Mind The Gap
My Instagram feed is an interesting place. Art projects, DIY videos, memes, and political posts scatter my “explore” page, and I love the mix of creative, innovative, funny, serious, and thought-provoking content that I see every day (probably too many times a day). I also love sharing posts that are most striking to me with my friends. I send memes to people I know will appreciate humor, art posts to people I know are artistic, and word-play to those I know most appreciate puns and literary cleverness. But I send posts about social justice and politics to all of my friends, because it’s important to me to foster a dialogue about current events and political values with all the people I hold dear.
I know that with every conversation I have with my friends, I will walk away with a stronger, more nuanced point of view, and hopefully they will too. When engaging in respectful discourse, my ideas become bigger, and my ignorance fades. Because of these numerous past dialogues, I have come to expect that every conversation I initiate with friends will be respectful and nurture growth. If I try to start a dialogue with one of my friends and they don’t show interest or respect, I am taken aback.
This past weekend, I was on a USY retreat, and during my free time I was hanging out with my roommates. Two of them were old friends, one of them I had been friendly with in the past, and one I had only met the day before. It was an interesting mix of new and old—getting to know new people and spending time with long-time friends. I was sitting on my bed scrolling through my Instagram, as per usual, when I came across a post that showed how many cents women of different races earn to a white man’s dollar. I thought that this was interesting and disturbing, and would be appropriate to share with these friends. I hoped that we might have an interesting discussion that would help me get to know my roommates better and develop my ideas.
“Hey, listen to this...” I recited the statistics and got about halfway through when one of my newer friends cut me off. “Why are you telling us this?” she asked, with a hint of disinterest and disgust in her voice.
To be honest, I was caught off guard by this response. No one before had ever replied with this level of disinterest when had I tried to share information I considered important. It was totally new territory; I would have to forge my way to a dialogue instead of one occurring naturally.
Another friend jumped in: “Ava, you can’t believe everything you read online. That information probably isn’t true. The wage gap isn’t only because women are being paid less than men for the same jobs, it’s because they don’t have the same jobs.”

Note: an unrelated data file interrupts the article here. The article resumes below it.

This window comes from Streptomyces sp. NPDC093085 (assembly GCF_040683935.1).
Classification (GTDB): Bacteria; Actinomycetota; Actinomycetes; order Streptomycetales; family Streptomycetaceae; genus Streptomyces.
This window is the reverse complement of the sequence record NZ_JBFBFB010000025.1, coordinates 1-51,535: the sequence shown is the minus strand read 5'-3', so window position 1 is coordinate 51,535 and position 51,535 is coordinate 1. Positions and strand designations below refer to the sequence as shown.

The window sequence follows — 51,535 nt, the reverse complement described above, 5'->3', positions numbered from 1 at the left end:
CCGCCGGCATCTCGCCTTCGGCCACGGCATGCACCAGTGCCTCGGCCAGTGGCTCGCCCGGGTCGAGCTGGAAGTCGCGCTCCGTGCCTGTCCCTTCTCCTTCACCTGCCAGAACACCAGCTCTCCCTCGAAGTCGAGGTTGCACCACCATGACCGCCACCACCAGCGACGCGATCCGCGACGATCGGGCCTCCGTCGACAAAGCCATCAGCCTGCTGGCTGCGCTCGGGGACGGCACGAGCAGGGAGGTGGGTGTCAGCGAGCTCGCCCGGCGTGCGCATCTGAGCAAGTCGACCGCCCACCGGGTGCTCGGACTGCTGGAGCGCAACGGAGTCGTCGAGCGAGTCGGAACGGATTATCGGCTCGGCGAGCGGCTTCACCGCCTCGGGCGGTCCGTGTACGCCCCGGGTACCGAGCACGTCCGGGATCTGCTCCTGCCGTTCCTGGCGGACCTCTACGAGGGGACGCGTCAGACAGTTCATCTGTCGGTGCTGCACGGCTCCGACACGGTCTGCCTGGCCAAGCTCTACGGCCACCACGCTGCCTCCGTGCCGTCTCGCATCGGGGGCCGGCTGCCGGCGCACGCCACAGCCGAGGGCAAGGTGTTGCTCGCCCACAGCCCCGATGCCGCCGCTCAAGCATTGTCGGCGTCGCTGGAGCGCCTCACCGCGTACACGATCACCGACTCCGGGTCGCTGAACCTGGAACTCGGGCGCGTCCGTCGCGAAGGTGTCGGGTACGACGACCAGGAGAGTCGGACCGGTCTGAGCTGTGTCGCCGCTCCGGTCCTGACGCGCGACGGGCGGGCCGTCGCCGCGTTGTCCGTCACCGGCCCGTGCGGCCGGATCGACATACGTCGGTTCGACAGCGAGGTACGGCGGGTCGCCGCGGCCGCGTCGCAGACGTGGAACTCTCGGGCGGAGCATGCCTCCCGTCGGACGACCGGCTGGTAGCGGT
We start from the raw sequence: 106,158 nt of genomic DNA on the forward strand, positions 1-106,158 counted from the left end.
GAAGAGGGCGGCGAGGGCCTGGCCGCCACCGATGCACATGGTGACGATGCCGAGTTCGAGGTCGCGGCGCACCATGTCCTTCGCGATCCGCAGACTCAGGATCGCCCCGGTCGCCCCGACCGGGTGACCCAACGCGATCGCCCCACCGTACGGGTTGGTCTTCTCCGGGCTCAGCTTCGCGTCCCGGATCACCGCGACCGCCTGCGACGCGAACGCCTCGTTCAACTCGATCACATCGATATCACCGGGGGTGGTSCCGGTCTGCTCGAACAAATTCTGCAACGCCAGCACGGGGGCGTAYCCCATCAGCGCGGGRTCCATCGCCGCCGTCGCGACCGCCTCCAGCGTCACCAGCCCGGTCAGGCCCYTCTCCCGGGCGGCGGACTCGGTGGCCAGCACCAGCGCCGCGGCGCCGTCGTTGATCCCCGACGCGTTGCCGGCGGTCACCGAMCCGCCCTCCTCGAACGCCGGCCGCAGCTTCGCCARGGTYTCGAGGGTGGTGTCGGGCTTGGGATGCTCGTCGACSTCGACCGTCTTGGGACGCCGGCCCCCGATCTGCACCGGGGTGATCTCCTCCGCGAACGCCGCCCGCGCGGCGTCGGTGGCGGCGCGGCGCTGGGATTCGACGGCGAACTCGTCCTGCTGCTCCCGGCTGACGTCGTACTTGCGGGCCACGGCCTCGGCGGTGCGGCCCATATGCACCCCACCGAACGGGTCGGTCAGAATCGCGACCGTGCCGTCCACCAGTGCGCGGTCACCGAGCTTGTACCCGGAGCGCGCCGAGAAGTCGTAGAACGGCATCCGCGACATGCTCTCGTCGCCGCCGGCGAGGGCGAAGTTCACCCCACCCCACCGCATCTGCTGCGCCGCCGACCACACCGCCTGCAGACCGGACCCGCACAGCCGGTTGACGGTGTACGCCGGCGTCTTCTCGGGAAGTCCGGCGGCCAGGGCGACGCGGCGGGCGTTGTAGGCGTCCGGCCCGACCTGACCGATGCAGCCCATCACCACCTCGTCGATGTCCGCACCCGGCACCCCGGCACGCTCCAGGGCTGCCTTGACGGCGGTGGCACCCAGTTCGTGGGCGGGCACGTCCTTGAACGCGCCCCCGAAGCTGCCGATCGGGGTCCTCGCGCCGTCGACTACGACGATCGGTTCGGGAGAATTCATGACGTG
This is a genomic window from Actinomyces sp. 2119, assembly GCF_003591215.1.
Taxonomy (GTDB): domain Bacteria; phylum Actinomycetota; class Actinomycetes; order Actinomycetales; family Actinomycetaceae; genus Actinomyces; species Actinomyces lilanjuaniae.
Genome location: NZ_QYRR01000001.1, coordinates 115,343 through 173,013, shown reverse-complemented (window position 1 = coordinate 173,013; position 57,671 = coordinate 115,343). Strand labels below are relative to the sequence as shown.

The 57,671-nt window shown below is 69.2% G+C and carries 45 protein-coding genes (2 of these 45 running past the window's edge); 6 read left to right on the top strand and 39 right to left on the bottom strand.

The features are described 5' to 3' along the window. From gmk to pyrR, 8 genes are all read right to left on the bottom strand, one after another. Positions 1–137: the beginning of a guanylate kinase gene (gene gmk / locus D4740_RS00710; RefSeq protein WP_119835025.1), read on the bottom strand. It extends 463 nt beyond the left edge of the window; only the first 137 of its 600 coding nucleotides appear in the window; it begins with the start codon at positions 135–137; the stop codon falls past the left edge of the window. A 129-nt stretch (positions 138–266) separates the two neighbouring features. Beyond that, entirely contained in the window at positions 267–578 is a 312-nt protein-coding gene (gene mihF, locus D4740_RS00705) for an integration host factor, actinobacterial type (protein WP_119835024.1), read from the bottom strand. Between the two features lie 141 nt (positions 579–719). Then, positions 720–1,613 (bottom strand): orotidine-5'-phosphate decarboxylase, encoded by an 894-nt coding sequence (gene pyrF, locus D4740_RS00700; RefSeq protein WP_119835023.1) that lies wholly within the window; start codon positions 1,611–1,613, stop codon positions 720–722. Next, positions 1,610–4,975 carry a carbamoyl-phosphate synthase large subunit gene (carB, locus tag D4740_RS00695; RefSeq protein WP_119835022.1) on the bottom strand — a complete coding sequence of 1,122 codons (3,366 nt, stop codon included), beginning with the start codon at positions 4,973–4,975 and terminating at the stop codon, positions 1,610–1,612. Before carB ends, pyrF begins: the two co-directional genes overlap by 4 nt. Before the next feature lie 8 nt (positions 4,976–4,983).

This confused me; I never said that the gender wage gap was solely applied to the same positions between men and women, and yet she seemed to take a condescending tone. I tried to explain to her that while the gap in professional opportunities for men and women is prevalent, in some cases women in the same positions as men are certainly paid less.
“Take directors or actors for example. Female directors and actors are paid less than male directors and actors for the same work…” but she persisted steadily with her view that I was being unreasonable. This was nothing like what I had experienced before. I felt that my friends weren’t respecting my perspective, and honestly, that I wasn’t respecting their opinions. There was no growth in this conversation, so I let it drop. I was mad, but I needed to take some time to gather my thoughts and also learn more before I approached these friends again to have a more productive discourse about the wage gap.
I stopped talking for a few minutes and looked up wage gap statistics, verifying the truth of the information in the Instagram post. Perhaps out of indignation, I couldn’t help sharing that the post’s statistics had, in fact, been correct.
“Are we still talking about this?” my friend asked, with an annoyed laugh.
“Yes!” I tried to explain why talking about it was important to me, but I became flustered and she still didn’t understand my perspective. My other friend left the room, saying “Whatever, I don’t care. It doesn’t affect me.”
I felt the blood rush to my head. The conversation was clearly over, and at that point I felt that none of us had grown from it. I couldn’t understand how people, especially female friends my age, could so blatantly disregard an important issue that affects everyone.
Looking back on the experience, I see that I did grow. In the past, my friends’ responses reinforced my own views, while this conversation introduced me to new perspectives. The conversation made me inspect my views on the topic more closely and educate myself about the facts rather than rely on my impressions of the issue.
I learned not only about the wage gap, but the gap that I might feel between myself and people whose views differed from mine. In this particular conversation, I did not overcome this gap, but in the future I hope to maintain my convictions while bridging distance with knowledge, respect, and connection.
This piece was written as part of JWA’s Rising Voices Fellowship.
How to cite this page
Berkwits, Ava. "Mind The Gap." 17 December 2018. Jewish Women's Archive. (Viewed on July 20, 2019) <https://jwa.org/blog/risingvoices/mind-gap>.